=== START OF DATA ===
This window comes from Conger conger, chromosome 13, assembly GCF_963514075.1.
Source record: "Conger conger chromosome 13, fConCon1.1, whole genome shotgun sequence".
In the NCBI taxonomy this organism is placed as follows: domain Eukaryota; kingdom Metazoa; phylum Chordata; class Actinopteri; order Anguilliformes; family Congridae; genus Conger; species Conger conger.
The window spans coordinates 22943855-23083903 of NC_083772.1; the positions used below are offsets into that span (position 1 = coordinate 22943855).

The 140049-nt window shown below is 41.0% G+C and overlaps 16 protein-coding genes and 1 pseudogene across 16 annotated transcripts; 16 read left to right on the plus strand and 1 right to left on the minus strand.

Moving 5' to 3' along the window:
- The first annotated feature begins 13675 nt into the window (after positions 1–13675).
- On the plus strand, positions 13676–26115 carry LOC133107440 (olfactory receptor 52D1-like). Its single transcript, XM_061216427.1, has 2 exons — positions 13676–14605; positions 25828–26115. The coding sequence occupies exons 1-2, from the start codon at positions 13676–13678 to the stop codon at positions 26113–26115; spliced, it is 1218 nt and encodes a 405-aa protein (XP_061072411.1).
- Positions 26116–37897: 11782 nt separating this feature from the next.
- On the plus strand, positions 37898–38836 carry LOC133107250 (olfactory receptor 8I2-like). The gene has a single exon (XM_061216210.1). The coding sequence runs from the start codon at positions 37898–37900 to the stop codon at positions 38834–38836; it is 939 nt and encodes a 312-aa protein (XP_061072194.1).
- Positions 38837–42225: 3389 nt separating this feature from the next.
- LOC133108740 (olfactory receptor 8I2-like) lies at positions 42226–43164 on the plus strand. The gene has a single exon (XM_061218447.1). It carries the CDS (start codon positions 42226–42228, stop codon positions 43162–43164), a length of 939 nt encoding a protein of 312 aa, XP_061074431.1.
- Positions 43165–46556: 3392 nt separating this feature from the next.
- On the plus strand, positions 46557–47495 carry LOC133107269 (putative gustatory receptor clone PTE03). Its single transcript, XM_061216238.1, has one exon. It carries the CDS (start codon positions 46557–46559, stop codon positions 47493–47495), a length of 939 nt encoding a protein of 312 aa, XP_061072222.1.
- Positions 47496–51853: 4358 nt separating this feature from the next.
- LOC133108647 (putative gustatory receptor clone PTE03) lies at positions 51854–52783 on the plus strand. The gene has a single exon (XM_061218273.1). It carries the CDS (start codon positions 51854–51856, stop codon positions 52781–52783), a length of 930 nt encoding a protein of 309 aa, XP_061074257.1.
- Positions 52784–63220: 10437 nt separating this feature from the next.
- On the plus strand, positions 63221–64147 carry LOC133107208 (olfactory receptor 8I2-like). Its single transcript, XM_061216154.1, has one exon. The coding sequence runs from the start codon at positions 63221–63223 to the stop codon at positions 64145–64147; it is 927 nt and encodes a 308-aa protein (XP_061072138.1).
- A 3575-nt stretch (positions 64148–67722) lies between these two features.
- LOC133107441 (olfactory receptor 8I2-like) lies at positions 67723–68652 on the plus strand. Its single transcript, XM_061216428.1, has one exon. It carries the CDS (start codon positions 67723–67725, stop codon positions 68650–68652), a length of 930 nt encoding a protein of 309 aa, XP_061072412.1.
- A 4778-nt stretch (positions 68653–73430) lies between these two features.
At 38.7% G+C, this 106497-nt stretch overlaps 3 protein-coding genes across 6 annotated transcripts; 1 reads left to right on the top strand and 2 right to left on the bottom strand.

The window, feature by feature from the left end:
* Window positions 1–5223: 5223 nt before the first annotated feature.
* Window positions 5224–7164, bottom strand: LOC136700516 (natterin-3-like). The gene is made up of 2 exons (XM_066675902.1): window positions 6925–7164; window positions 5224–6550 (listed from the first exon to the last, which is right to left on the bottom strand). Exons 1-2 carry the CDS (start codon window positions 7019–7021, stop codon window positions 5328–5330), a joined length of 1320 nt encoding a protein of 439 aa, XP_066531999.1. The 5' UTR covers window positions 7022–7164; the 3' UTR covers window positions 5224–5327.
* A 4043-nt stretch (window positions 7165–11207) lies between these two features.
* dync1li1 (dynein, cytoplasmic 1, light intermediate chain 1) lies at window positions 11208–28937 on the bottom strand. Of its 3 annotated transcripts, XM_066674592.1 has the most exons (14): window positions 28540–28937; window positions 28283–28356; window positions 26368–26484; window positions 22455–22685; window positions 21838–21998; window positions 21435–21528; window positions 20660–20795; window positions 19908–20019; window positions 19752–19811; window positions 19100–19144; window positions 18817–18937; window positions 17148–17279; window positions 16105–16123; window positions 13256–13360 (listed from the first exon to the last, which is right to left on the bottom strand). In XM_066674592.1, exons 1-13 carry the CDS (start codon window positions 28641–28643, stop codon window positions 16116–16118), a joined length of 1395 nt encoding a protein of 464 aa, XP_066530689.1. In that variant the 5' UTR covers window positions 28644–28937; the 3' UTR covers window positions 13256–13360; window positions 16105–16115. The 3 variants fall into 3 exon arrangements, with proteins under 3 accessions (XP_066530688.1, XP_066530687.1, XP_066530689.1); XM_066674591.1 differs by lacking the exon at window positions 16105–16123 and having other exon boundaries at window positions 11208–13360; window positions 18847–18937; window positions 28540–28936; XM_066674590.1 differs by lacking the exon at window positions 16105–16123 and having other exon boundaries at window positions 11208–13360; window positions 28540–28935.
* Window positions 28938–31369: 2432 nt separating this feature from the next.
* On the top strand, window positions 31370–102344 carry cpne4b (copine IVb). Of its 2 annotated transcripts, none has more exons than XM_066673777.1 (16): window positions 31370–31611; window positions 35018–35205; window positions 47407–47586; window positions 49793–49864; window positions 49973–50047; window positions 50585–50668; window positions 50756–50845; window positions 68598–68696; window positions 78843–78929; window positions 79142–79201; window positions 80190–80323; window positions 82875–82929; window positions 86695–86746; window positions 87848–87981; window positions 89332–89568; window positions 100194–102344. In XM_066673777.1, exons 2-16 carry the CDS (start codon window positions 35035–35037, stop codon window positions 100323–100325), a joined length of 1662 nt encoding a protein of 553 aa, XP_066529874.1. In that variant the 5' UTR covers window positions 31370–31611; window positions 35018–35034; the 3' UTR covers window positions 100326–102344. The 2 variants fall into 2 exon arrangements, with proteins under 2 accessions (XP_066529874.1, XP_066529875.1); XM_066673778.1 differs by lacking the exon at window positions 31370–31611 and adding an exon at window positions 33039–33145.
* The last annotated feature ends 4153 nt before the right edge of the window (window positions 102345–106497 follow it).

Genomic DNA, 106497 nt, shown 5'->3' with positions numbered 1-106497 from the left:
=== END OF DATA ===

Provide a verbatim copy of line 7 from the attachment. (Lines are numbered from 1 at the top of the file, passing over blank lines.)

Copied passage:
- The first annotated feature begins 13675 nt into the window (after positions 1–13675).